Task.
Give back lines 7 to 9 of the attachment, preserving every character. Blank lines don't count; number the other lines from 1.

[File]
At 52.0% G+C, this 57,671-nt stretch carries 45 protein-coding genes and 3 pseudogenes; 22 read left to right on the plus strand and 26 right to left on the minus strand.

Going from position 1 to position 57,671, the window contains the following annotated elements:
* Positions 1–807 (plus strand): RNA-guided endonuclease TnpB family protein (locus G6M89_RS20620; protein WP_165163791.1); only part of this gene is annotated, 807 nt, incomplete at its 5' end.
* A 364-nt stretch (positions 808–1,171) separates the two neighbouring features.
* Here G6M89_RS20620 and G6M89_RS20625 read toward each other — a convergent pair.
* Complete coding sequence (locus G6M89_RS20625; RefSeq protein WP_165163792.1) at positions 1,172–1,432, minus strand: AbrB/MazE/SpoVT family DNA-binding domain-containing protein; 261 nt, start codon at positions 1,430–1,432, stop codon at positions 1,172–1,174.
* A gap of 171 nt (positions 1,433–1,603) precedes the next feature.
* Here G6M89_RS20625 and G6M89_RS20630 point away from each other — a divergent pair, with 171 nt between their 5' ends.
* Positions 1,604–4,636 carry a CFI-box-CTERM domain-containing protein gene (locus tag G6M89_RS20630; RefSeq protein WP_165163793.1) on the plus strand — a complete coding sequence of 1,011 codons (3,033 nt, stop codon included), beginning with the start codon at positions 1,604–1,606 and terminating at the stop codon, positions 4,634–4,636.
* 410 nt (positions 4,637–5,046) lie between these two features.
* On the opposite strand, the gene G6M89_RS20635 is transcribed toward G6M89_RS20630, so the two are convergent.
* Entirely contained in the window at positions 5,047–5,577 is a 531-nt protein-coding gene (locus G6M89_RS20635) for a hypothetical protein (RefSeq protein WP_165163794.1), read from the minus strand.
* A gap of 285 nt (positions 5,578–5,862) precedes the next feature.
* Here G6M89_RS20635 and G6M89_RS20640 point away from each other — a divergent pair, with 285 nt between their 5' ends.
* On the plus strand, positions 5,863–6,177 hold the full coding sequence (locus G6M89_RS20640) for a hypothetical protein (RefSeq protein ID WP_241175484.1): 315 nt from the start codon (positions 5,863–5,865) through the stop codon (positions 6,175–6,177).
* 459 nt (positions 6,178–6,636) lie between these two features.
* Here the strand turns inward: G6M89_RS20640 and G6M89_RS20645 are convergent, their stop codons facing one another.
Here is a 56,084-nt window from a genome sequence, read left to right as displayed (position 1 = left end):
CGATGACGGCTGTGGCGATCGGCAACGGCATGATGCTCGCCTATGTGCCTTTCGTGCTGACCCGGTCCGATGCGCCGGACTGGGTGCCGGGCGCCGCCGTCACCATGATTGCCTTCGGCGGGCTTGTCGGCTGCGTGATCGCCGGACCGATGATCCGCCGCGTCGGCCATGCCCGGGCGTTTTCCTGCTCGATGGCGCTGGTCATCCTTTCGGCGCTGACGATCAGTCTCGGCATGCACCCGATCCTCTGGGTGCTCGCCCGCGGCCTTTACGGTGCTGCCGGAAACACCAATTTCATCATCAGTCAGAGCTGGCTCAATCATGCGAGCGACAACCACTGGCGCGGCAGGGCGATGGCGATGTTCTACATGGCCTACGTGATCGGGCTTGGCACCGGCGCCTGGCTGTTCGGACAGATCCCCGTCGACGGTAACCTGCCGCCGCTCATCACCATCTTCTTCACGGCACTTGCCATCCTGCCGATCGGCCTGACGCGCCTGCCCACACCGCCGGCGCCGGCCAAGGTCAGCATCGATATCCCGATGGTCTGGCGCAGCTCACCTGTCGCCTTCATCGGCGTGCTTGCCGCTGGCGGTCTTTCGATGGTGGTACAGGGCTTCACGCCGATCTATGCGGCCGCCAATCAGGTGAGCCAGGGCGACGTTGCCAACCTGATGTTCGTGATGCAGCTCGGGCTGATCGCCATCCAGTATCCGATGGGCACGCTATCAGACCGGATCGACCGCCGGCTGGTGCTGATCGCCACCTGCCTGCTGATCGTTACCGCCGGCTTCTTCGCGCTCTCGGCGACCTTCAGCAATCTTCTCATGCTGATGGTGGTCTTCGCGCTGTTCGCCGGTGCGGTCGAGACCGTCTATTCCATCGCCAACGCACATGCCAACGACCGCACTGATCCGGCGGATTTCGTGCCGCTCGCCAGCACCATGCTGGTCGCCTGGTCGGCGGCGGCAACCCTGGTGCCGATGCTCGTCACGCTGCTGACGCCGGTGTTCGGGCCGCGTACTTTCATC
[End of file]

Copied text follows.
* A gap of 171 nt (positions 1,433–1,603) precedes the next feature.
* Here G6M89_RS20625 and G6M89_RS20630 point away from each other — a divergent pair, with 171 nt between their 5' ends.
* Positions 1,604–4,636 carry a CFI-box-CTERM domain-containing protein gene (locus tag G6M89_RS20630; RefSeq protein WP_165163793.1) on the plus strand — a complete coding sequence of 1,011 codons (3,033 nt, stop codon included), beginning with the start codon at positions 1,604–1,606 and terminating at the stop codon, positions 4,634–4,636.